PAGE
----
It goes like this:
Makes: 1 loaf
Takes: 1 hour (including proving)
Bakes: Under 1 hour
500g spelt flour
300 ml water
10 g salt
40 ml oil (vegetable, sunflower, even light olive)
Handful of sunflower seeds (optional)
- Mix the dry ingredients together by hand.
- Add the water and oil, and bring the mixture together by hand until you have a cohesive lump of dough. Try and pick up as much of the material on the sides of the bowl as possible, as this will stop you getting dry crusty bits later.
- Rub a little bit of oil onto your hand and smooth onto the orb of dough, cover the bowl with a clean tea towel or cling film and leave in a warm place for 20 minutes.
- Flour a work surface and turn the dough out onto it. Knead the dough by pushing it away from you with the heel of your hand, and then folding it back on itself. Do this for a couple of minutes and the dough will be noticeably smoother and slightly springier. If you want to add seeds, do it now, and work them through the dough by continuing to knead until they are (roughly) evenly distributed.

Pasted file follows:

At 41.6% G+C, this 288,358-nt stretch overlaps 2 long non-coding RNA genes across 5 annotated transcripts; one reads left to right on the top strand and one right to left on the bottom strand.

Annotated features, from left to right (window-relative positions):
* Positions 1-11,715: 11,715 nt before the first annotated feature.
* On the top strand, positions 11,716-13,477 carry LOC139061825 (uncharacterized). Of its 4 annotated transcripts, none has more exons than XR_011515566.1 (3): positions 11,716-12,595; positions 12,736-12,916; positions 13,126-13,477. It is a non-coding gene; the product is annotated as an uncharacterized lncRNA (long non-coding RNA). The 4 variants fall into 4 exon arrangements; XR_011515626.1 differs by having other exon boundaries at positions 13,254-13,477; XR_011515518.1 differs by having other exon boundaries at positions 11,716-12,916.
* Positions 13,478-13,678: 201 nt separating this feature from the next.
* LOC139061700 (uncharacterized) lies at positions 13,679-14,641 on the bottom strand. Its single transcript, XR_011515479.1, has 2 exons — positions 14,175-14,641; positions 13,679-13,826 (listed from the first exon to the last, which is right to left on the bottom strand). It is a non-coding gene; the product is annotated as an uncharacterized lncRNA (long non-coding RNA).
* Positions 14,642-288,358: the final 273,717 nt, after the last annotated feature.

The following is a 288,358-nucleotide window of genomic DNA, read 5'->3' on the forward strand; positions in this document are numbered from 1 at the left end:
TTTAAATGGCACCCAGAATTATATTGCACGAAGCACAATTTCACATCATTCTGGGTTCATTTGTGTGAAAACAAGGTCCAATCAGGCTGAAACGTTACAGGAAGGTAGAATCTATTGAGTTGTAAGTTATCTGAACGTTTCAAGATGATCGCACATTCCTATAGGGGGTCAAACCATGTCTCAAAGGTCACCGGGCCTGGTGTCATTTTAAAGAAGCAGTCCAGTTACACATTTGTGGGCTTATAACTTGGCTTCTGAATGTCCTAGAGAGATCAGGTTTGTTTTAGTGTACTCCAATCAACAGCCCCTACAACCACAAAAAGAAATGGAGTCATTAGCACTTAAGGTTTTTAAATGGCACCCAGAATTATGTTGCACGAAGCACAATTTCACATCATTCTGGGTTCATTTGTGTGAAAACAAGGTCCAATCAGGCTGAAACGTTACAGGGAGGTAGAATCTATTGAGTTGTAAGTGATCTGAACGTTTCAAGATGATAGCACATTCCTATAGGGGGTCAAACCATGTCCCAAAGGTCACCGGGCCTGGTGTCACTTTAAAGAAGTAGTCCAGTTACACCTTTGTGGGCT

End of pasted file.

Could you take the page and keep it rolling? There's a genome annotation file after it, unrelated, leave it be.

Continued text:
- If you’re baking inside a loaf tin, put the dough into the loaf tin now, and leave to rise for about an hour.
- If you’re baking inside a casserole dish, and have a proving basket, flour the proving basket liberally and place the dough in it. Cover and leave for an hour.
- If you’re baking inside a casserole dish, and don’t have a proving basket, flour the base of the casserole dish, shape the dough into a cob shape, and place in the dish. Cover and leave for an hour.
- Pre heat your oven to 220 degrees C. If you are proving your bread in a bannetone (proving basket) or loaf tin you can place your casserole dish in the oven to pre-heat. Don’t do this if there’s already a loaf inside it.